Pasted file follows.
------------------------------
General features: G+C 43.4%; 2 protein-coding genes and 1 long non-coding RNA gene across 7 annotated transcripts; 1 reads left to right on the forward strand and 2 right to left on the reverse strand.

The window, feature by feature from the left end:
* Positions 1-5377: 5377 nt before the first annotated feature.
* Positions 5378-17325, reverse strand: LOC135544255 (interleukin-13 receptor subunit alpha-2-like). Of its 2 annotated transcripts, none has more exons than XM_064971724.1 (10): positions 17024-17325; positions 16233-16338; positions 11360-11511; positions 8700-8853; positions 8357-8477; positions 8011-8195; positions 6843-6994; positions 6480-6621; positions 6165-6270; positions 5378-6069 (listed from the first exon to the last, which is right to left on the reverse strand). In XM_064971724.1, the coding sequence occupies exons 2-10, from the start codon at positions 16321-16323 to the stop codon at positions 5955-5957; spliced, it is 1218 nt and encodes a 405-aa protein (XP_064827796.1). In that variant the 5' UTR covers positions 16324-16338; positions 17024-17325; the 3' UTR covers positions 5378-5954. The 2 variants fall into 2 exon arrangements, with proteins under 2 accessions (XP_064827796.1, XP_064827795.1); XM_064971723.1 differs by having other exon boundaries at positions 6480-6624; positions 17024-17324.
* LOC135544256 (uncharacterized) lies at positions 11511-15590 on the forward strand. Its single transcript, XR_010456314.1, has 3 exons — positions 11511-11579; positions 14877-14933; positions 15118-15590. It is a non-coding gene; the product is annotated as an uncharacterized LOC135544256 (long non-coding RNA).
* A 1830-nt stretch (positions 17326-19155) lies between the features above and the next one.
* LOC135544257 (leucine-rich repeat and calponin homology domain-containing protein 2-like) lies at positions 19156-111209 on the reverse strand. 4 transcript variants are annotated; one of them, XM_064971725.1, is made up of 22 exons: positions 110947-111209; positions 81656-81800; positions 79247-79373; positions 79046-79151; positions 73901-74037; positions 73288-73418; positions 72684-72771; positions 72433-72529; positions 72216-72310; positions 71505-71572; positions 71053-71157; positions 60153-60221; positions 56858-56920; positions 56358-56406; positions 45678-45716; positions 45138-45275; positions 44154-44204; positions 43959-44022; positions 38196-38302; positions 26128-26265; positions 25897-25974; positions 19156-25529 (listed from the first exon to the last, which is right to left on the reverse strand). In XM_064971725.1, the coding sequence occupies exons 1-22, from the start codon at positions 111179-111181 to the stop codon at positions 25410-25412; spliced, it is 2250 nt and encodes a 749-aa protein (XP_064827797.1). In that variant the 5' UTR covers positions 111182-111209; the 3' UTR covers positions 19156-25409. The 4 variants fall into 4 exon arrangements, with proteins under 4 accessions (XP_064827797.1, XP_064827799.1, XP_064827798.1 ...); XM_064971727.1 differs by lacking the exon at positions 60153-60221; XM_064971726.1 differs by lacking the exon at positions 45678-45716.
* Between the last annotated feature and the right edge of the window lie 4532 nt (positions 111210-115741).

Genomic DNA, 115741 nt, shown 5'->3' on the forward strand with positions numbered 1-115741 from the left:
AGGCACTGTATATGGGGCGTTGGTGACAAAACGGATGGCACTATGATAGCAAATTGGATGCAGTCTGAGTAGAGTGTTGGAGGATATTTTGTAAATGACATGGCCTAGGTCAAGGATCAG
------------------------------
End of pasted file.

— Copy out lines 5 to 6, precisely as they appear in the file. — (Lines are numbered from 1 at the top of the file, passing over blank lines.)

* LOC135544256 (uncharacterized) lies at positions 11511-15590 on the forward strand. Its single transcript, XR_010456314.1, has 3 exons — positions 11511-11579; positions 14877-14933; positions 15118-15590. It is a non-coding gene; the product is annotated as an uncharacterized LOC135544256 (long non-coding RNA).
* A 1830-nt stretch (positions 17326-19155) lies between the features above and the next one.